We’ve all read about the coming crises if the world doesn’t take greater steps to greatly reduce CO2 emissions; and soon. A Canadian company based in Squamish, British Columbia has been working on this problem since 2015. Their solution is to capture CO2 from the atmosphere and turn it into fuel. This process is called “direct air capture”. Past research suggested that this process would be too costly to be feasible. Canadian firm, Carbon Engineering, has demonstrated otherwise. Their cost estimate is between $94 and $232 per ton of fuel; not the $600 per ton previously estimated by researchers. More details on Carbon Engineering’s report can be found here.
This technology is a major breakthrough as an alternative means of providing low-carbon fuels that can be dispensed using existing infrastructure. The hope is that they might be used to power automobiles and planes in the future. Solar and wind power are growing sources of renewable energy but they can’t be used to fly airplanes or drive trucks.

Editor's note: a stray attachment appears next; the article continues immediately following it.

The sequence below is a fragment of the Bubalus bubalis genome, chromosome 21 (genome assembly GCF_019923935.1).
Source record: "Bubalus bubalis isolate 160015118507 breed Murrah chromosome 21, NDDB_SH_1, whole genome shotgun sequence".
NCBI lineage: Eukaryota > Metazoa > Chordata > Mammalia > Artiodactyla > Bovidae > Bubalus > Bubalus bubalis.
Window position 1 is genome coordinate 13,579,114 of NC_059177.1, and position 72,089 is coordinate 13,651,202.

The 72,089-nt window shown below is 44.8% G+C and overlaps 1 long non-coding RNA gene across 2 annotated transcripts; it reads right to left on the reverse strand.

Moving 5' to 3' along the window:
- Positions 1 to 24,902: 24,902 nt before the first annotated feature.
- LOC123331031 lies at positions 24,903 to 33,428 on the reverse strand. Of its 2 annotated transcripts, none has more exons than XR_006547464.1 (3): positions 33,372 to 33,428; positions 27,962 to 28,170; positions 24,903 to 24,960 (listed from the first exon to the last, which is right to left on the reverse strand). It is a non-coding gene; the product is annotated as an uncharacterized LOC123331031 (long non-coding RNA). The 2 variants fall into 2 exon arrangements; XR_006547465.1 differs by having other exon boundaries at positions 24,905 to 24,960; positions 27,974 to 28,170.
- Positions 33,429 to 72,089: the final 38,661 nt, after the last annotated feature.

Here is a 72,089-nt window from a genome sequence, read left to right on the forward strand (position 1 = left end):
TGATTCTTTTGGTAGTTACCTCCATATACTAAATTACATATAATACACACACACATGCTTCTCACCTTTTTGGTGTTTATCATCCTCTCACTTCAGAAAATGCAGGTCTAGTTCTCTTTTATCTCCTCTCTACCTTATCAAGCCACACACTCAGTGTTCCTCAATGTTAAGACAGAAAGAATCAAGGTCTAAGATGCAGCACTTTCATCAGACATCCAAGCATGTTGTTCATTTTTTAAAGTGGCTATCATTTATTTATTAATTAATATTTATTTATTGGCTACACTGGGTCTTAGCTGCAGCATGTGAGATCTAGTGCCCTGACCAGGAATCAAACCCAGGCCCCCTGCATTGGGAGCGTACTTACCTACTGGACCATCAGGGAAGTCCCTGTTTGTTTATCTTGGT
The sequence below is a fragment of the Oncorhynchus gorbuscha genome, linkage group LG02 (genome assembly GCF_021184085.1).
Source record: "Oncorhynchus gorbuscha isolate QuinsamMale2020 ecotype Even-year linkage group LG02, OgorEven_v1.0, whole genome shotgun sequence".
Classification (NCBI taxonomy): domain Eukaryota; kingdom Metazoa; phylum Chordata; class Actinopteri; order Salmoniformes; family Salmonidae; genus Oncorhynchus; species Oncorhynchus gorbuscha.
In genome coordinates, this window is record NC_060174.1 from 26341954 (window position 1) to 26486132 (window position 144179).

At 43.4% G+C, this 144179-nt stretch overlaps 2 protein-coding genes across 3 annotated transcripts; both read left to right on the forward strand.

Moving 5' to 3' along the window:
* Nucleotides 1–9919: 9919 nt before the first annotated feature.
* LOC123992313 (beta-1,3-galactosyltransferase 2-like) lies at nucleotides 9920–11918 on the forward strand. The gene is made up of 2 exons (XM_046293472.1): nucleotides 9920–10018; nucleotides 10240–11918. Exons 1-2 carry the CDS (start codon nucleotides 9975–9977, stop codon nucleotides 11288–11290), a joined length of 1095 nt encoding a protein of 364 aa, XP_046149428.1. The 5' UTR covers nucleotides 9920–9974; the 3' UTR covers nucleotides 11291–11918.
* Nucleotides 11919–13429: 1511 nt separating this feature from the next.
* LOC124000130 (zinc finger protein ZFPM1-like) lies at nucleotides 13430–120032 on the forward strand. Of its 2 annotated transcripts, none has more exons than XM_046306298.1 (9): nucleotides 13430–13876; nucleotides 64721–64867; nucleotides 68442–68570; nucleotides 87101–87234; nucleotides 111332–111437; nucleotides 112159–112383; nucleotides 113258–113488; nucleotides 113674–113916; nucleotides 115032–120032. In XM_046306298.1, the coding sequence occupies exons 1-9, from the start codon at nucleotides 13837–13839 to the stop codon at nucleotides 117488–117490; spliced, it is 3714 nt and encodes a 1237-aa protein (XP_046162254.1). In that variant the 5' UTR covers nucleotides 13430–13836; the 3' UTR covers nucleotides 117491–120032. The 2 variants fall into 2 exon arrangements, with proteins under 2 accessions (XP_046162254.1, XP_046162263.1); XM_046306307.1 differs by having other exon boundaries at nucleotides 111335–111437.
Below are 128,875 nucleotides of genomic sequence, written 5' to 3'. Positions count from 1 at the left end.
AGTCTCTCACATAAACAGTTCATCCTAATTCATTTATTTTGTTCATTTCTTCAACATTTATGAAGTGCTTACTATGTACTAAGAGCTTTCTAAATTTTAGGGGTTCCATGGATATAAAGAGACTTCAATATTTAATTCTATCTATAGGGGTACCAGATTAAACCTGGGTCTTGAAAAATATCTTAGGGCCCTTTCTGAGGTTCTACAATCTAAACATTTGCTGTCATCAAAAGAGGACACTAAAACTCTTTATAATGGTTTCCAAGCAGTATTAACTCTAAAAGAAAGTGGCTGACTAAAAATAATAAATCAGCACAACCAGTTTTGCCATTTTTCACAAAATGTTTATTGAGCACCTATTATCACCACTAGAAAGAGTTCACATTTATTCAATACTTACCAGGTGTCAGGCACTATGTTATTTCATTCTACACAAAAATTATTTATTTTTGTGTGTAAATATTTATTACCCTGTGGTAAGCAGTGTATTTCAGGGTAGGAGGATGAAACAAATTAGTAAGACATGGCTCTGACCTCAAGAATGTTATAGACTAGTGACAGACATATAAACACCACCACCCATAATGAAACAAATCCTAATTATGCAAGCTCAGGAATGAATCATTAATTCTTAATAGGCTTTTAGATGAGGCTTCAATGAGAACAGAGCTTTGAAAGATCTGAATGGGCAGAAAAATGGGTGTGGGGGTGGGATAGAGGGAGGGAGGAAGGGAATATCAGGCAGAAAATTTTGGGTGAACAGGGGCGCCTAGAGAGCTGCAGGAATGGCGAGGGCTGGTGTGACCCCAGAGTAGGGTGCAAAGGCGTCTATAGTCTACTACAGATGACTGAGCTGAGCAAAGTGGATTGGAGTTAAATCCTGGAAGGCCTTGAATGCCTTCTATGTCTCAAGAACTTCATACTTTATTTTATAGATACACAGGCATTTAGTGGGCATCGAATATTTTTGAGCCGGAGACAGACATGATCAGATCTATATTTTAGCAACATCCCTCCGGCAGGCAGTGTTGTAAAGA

How the process works is that hydropower is used to pull the CO2 from the air and convert it to a synthetic fuel. David Keith, founder of Carbon Engineering explains that the amount of carbon emitted when their synthetic fuels burn, is just the amount used in making them, so they are carbon neutral.
Keith goes on to say, “I’m reasonably optimistic. The markets for these ultra-low carbon fuels really seem to be there now. California, especially, has a low carbon fuel standard, Canada’s developing a standard … these standards to reward low-carbon fuels are starting.”
Once again, Canadian ingenuity shines.